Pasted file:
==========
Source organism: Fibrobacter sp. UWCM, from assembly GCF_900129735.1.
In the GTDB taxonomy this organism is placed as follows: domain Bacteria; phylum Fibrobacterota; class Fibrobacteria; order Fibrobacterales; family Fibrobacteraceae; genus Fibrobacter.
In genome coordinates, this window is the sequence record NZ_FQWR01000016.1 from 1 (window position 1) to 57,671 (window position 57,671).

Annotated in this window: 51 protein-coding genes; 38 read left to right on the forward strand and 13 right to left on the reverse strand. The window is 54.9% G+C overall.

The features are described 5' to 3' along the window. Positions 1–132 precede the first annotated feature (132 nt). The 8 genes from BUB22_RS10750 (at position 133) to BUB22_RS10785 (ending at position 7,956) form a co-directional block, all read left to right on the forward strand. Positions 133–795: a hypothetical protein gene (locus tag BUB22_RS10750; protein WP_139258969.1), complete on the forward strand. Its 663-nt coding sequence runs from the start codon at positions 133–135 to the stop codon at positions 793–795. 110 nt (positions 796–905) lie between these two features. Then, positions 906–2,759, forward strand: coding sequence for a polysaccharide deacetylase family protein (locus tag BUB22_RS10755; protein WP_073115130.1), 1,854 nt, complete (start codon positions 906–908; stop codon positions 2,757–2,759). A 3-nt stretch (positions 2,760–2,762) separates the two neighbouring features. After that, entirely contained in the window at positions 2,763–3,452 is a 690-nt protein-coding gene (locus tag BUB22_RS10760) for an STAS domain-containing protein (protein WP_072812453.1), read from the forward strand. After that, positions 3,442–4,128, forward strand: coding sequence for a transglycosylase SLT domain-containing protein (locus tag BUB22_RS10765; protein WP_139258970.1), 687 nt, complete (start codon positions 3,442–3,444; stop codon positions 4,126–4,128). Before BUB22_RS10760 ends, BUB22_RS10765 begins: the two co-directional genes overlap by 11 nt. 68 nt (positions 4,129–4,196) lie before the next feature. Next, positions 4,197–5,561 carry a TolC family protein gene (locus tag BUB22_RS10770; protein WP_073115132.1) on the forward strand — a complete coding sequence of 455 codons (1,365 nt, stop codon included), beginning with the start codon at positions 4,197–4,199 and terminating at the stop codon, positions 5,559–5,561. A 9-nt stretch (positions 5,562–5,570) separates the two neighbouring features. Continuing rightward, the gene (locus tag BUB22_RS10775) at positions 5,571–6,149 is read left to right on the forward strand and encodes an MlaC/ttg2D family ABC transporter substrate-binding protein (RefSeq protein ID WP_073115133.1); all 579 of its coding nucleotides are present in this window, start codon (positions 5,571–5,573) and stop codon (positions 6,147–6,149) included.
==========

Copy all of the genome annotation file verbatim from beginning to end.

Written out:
Source organism: Fibrobacter sp. UWCM, from assembly GCF_900129735.1.
In the GTDB taxonomy this organism is placed as follows: domain Bacteria; phylum Fibrobacterota; class Fibrobacteria; order Fibrobacterales; family Fibrobacteraceae; genus Fibrobacter.
In genome coordinates, this window is the sequence record NZ_FQWR01000016.1 from 1 (window position 1) to 57,671 (window position 57,671).

Annotated in this window: 51 protein-coding genes; 38 read left to right on the forward strand and 13 right to left on the reverse strand. The window is 54.9% G+C overall.

The features are described 5' to 3' along the window. Positions 1–132 precede the first annotated feature (132 nt). The 8 genes from BUB22_RS10750 (at position 133) to BUB22_RS10785 (ending at position 7,956) form a co-directional block, all read left to right on the forward strand. Positions 133–795: a hypothetical protein gene (locus tag BUB22_RS10750; protein WP_139258969.1), complete on the forward strand. Its 663-nt coding sequence runs from the start codon at positions 133–135 to the stop codon at positions 793–795. 110 nt (positions 796–905) lie between these two features. Then, positions 906–2,759, forward strand: coding sequence for a polysaccharide deacetylase family protein (locus tag BUB22_RS10755; protein WP_073115130.1), 1,854 nt, complete (start codon positions 906–908; stop codon positions 2,757–2,759). A 3-nt stretch (positions 2,760–2,762) separates the two neighbouring features. After that, entirely contained in the window at positions 2,763–3,452 is a 690-nt protein-coding gene (locus tag BUB22_RS10760) for an STAS domain-containing protein (protein WP_072812453.1), read from the forward strand. After that, positions 3,442–4,128, forward strand: coding sequence for a transglycosylase SLT domain-containing protein (locus tag BUB22_RS10765; protein WP_139258970.1), 687 nt, complete (start codon positions 3,442–3,444; stop codon positions 4,126–4,128). Before BUB22_RS10760 ends, BUB22_RS10765 begins: the two co-directional genes overlap by 11 nt. 68 nt (positions 4,129–4,196) lie before the next feature. Next, positions 4,197–5,561 carry a TolC family protein gene (locus tag BUB22_RS10770; protein WP_073115132.1) on the forward strand — a complete coding sequence of 455 codons (1,365 nt, stop codon included), beginning with the start codon at positions 4,197–4,199 and terminating at the stop codon, positions 5,559–5,561. A 9-nt stretch (positions 5,562–5,570) separates the two neighbouring features. Continuing rightward, the gene (locus tag BUB22_RS10775) at positions 5,571–6,149 is read left to right on the forward strand and encodes an MlaC/ttg2D family ABC transporter substrate-binding protein (RefSeq protein ID WP_073115133.1); all 579 of its coding nucleotides are present in this window, start codon (positions 5,571–5,573) and stop codon (positions 6,147–6,149) included.